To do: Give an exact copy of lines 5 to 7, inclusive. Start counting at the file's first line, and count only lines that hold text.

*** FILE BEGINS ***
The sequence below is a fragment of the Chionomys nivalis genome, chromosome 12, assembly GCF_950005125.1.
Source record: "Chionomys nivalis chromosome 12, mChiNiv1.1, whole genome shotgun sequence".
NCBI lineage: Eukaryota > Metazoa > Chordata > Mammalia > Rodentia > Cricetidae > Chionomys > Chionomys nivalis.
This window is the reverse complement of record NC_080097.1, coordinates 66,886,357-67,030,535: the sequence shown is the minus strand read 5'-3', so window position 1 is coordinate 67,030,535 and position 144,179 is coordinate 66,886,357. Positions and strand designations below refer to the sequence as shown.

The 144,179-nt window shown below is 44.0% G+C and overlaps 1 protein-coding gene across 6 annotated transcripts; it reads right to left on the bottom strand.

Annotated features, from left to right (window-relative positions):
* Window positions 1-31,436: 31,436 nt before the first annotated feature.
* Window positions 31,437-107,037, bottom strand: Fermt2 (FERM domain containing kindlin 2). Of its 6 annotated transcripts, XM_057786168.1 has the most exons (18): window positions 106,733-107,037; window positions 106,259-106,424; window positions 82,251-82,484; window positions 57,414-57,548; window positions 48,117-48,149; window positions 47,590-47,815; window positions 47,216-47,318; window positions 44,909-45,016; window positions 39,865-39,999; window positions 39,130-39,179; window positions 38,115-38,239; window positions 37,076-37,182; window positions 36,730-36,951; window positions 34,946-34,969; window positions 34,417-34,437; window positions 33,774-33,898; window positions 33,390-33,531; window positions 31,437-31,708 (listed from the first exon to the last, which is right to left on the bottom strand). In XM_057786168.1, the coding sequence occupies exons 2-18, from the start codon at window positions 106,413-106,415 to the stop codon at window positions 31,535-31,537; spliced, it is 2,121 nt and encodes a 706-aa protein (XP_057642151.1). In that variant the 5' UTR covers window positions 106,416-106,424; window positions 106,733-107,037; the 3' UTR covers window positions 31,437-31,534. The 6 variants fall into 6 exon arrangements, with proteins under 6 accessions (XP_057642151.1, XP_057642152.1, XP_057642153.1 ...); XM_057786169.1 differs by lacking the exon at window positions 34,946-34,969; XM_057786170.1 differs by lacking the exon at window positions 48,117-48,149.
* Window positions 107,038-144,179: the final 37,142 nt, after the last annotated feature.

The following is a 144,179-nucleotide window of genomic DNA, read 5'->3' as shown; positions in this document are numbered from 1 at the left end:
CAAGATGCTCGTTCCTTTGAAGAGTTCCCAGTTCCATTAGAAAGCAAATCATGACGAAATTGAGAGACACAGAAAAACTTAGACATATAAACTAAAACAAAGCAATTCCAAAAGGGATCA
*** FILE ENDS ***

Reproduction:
The 144,179-nt window shown below is 44.0% G+C and overlaps 1 protein-coding gene across 6 annotated transcripts; it reads right to left on the bottom strand.

Annotated features, from left to right (window-relative positions):
* Window positions 1-31,436: 31,436 nt before the first annotated feature.